We know selecting good gear makes a huge difference. From an expedition shelter and an alpine utility pack to a warm down sleeping bag or a lightweight, wicking shirt, picking the right piece to complete your kit can make the difference in transforming your average weekend trip into an epic adventure. This truth is the reason we focused our brand on building technical, performance-oriented gear more than five years ago.
In this installment of the Live Your Adventure Gear Report, Eddie Bauer Sport Shop guide Andrew Bennett breaks down the new Adventurer® Boat Bag and explains why it rates as the best boat bag he’s ever used. But Bennett was more than just a fan of and a tester for our latest piece of Sport Shop gear, his expertise was behind the entire way this bag was built.
A few weeks back, we ran David Morton’s powerful story reporting on the tragic events on Everest and his role in founding The Juniper Fund. As a follow-up to the overwhelming support and interest that story received, we’re reposting the original essay Morton’s co-founder, Melissa Arnot, wrote on The Juniper Fund for our 2013 Summer Outfitter Book. It’s a powerful story and an important cause that Eddie Bauer believes in.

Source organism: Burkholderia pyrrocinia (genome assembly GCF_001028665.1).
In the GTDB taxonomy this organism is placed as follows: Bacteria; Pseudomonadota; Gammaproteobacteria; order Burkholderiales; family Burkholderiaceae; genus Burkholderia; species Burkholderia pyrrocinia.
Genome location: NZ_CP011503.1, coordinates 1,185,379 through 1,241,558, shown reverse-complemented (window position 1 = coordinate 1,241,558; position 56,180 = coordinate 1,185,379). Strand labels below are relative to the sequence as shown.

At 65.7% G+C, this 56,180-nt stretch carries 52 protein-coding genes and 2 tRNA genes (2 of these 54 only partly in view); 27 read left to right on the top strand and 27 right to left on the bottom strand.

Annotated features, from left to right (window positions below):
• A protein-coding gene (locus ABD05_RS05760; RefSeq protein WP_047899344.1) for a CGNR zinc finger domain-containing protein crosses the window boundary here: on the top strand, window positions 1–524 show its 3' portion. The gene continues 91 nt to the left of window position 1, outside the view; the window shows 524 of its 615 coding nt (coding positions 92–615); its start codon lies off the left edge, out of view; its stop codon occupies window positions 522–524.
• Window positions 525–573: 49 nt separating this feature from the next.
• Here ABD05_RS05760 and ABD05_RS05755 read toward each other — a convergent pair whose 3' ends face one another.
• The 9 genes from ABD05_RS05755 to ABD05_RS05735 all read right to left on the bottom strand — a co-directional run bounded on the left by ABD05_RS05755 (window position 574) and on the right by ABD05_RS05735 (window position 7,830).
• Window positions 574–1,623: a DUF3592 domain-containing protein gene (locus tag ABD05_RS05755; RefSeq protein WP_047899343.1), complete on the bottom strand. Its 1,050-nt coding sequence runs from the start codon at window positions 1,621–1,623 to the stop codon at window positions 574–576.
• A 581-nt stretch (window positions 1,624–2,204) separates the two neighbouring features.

Travel junkie journalist Julia Dimon has landed in some unlikely locations, such as the jungles of Guyana, in close proximity to Chernobyl, and on the playa of Burning Man. Never short on story or anecdote, she has provided her own unique globe-trotting perspective on each destination and situation. But one location that brought her back for an encore was the great state of Alaska.
Trevor Frost is a hard man to keep tabs on. One week our adventure travel guide is in Australia’s Outback or the Sahara tracking the last true navigators for his dead reckoning project. Then the next week he checks in while filming orcas hunting seals on the beaches of Patagonia. But our latest dispatch from the high-mileage man arrived, with a submission of incredible photos, straight from the jungles of Borneo while on top-secret assignment for National Geographic.
Kyle Miller has been tearing a skintrack swath through the Nordic lands, dealing with rough weather, costly provisions and unpredictable plans, but he has experienced some of the natural splendor of a region shrouded in myth, geography, and history. In his last installment of the Nordic splitboarding trilogy, our favorite professional vagabond breaks down the experience of the Lyngen Alps.
As Drew Tabke outlined earlier this week, he is not one to relax on the Baja beach when there are still lines to be skied. In the sequel to his Snoqualmie Pass missions—where he ticked impressive descents of Mt. Thomson’s East Ridge and the Northeast Buttress of Chair Peak—Tabke headed for Washington’s big three volcanoes of Mt. St. Helens, Mt. Baker, and Mt. Rainier to score some of the best glaciated lines in the state, while logging more than 25,000 vertical feet during the second ski season in the Cascades.